Grandmaster Al Smith (my teacher) taught all six of these forms to myself and a group of Black Belts about 3 weeks ago, and I have spent the past 3 weeks memorizing them. Now, I'm trying to get them perfected for the National Conference next week!

    Anyhow, I just noticed, in the back of General Choi's Taekwon-do book (published in 1965) he has a section of Karate forms after his "Ch'ang Hon" forms. He says that they are of the "Sho-rin and Sho-Rei schools."

    The following is an excerpt from Generl Choi's book:

    "These two schools are Japanese and Okinawa in origin. However, their history and derivation are not definitely known.
    The Sho-Rin School is characterized by light and speedy movements and is suitable for a light person. The Hei-An, Bat-Sai, Kouh-Shang-Kouh, En-Bi and Ro-Hai are the typical patterns of this school.
    The Sho-Rei School, on the other hand, requires slow and forceful movements for the purpose of muscle development, and is favoured by a student of heavier frame. The Tet-Ki, Han-Getsu and Ji-On are the representative patterns of this school."

    [following are the description of the forms that General Choi gives]

    "HEI-AN: means safety and peacefulness.
    This name is obtained from the fact that anyone who has
    mastered this type is able to protect himself or herself
    easily in any unforseen situation.

    BAT-SAI: means to break through the fortress.
    By alertness and skilful release of hand, in case of being
    grabbed, one can put the opponent in an untenable
    position

    EN-BI: means flying swallow.
    This pattern is performed with swift ascending and
    descending movements similar to the flying swallow

    RO-HAI: signifies a crane standing on a rock.
    Some of the movements of this pattern are performed
    with one leg stance which symbolizes a crane standing on
    a rock.

    KOUH-SHANG-KOUH: is named after a noted Chinese military officer, Mr. Kouh-Shang-Kouh who once visited Japan.

    TET-KI: means iron horse.
    Most of the movements throughout the patterns are
    performed with a riding stance which is similar to horse
    riding.

    JIT-TE means ten hands.
    Anyone who has mastered this pattern may have no
    problem against the attack from ten persons.

    HAN-GETSU: means half-moon.
    Many of the movements of this pattern are carried out in
    the form of an arc which symbolizes a half-moon.

    JI-ON: the derivation of the name is unknown."

    The above is a quote from General Choi's book. As I read through the "Bat-Sai" pattern, I noticed it was almost identical to the "Ba Sai" that is used by the U.S. Chung Do Kwan. There are some major changes, and I don't yet know if it was intentional, or a faded memory of the form. Perhaps I can find out next week. Anyhow, they are certainly of the same origin. "Bat-Sai" and "Ba sai" begin the same way, but the leaping backfist looks altered to an inner forearm block with the fingertip assist. Also, "Yumbee" is definately from "En-Bi" (or Empi). It is not a leaping backfist, but there are several punches followed by a leap to an x-stance with a low punch. The U.S. Chung Do Kwan version of "Yumbee" executes the high punch while leaping in the air, and landing with the low punch in the x-stance. There are other differences, but it is basically the same form.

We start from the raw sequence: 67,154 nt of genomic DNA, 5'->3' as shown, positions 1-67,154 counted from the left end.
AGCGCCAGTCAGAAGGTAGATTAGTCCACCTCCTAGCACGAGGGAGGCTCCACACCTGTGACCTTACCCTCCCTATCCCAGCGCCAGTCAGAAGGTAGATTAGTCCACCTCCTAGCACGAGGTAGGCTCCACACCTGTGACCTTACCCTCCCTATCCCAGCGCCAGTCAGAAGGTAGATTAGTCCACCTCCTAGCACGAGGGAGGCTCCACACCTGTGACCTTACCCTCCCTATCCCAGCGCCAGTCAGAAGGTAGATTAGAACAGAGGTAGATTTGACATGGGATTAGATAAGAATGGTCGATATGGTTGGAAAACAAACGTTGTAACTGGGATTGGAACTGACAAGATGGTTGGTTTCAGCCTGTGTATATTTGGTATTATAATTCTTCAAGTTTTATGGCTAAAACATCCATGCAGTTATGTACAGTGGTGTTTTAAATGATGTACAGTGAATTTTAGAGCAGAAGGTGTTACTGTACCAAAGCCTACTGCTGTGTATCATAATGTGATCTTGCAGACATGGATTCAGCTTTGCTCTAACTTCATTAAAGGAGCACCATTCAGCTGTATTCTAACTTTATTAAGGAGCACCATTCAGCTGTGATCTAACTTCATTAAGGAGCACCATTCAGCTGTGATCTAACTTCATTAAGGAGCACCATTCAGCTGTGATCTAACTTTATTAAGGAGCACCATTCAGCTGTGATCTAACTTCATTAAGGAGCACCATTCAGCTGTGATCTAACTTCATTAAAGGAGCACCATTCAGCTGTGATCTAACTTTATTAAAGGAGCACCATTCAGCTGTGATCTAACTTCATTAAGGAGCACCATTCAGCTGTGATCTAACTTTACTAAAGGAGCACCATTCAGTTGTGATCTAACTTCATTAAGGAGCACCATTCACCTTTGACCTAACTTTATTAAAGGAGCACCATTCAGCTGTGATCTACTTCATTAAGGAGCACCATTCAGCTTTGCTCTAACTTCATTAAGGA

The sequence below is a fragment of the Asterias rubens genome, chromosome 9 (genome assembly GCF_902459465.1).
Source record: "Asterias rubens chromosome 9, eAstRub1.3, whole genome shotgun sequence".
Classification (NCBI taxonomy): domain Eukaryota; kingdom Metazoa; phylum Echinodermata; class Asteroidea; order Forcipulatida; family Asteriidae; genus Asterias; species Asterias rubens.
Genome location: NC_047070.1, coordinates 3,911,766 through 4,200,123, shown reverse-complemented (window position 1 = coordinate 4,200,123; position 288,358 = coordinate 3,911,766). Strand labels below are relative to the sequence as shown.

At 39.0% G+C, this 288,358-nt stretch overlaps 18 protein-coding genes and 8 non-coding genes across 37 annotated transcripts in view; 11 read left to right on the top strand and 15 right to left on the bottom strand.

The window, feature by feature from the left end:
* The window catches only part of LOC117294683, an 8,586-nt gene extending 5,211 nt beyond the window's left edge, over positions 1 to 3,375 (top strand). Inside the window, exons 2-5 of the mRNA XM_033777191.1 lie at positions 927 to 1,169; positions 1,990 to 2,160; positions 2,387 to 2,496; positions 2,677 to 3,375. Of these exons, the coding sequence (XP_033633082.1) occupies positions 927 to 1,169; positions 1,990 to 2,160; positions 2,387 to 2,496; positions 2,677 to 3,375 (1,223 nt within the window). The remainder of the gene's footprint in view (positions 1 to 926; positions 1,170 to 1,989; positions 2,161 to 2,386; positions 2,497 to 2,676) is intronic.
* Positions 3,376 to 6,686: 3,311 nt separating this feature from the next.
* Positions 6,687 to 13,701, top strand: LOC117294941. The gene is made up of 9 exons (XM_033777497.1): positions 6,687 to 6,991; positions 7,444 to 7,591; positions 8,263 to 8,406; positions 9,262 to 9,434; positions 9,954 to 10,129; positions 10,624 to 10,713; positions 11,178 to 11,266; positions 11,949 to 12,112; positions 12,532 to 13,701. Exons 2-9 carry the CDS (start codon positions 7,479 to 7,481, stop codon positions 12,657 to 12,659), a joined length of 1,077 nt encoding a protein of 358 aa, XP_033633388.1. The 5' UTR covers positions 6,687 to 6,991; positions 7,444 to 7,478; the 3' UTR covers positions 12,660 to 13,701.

I'll tell you more later as I find it out.

    CM D. J. Eisenhart
     
  16. IcemanSK

    IcemanSK El Conquistador nim!

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    Thank you, sir.:asian: I plan to attend the session at the Conference that goes over Dalee Hyungs & Yumbi & Bassai (more for the 3 Dalee Hyungs) I plan to test for my 3rd Dan in summer '07: so I've got a lot to work on.

    BTW: I've spoken to other non-USCDKA TKD folks who do Bassai as well. One 16 year old kid told me matter-of-factly, "It's part of traditional Tae Kwon Do." I had to laugh.

    I look forward to meeting you, sir.:asian:
     
  17. Last Fearner

    Last Fearner 2nd Black Belt

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    That is funny! :lol:

    I look forward to meeting you too! I'm glad to hear that you are going.

    Just don't tell anyone here at MT what I'm really like! :ultracool ;) lol

    See you there!
    CM D.J. Eisenhart
     
  18. IcemanSK

    IcemanSK El Conquistador nim!

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    I won't if you won't, sir.:ultracool
     
  19. Last Fearner

    Last Fearner 2nd Black Belt

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    You mean that's not your picture in your Avatar?? Oh no, I thought I'd be able to spot you really easy at the conference!

    How am I going to recognize you now? :lol:
     
  20. IcemanSK

    IcemanSK El Conquistador nim!

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    I'll be very easy to spot. I'll be the only one there with 6 braids on their left arm with only 2 stripes on the belt.:boing1: